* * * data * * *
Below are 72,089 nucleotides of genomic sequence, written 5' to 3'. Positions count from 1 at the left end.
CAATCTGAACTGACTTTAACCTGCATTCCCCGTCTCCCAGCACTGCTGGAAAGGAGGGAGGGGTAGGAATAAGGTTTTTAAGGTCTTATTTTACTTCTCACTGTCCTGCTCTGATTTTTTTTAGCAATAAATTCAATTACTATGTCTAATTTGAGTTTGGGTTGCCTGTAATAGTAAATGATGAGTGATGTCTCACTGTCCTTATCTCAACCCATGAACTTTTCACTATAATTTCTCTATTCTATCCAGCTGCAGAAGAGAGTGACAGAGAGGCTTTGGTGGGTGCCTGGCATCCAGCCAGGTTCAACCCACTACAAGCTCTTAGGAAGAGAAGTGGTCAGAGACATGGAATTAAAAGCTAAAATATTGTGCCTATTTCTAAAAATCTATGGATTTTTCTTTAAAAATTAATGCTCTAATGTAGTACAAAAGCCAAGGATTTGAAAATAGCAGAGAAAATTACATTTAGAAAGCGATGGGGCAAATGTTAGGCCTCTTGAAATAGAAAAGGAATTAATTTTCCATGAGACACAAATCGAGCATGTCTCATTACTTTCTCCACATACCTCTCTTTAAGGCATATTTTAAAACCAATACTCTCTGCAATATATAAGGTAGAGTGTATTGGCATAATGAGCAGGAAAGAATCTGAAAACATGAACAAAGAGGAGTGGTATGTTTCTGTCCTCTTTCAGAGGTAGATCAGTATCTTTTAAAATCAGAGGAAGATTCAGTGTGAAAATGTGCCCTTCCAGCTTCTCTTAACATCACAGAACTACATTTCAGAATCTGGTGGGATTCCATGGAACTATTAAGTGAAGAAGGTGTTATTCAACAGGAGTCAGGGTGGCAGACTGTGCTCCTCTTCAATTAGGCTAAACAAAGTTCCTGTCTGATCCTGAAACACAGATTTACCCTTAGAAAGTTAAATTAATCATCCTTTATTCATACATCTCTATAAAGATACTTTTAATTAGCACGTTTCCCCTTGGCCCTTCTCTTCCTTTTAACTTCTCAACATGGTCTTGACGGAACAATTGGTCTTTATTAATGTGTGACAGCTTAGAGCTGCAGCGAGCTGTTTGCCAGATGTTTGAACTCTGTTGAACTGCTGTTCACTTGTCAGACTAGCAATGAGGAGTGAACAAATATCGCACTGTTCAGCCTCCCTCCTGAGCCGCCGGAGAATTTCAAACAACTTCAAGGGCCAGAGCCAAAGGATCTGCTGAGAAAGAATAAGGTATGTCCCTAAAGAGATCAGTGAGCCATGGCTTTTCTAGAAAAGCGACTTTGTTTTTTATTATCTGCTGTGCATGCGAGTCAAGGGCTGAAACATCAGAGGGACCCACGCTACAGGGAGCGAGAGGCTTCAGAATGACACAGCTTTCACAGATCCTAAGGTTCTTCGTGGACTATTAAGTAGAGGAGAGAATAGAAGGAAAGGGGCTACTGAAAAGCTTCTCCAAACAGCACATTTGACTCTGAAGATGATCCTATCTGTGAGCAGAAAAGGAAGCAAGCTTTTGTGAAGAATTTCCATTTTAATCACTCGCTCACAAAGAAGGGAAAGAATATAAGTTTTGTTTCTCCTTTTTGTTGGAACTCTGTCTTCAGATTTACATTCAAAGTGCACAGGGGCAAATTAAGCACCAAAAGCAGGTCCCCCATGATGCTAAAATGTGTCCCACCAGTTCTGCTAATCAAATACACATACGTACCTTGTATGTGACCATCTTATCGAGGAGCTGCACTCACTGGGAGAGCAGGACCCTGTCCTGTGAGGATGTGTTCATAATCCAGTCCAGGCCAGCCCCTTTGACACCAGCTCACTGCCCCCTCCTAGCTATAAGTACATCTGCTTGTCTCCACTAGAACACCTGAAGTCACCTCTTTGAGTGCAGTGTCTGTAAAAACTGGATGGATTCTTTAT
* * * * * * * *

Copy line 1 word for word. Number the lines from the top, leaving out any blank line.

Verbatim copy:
Below are 72,089 nucleotides of genomic sequence, written 5' to 3'. Positions count from 1 at the left end.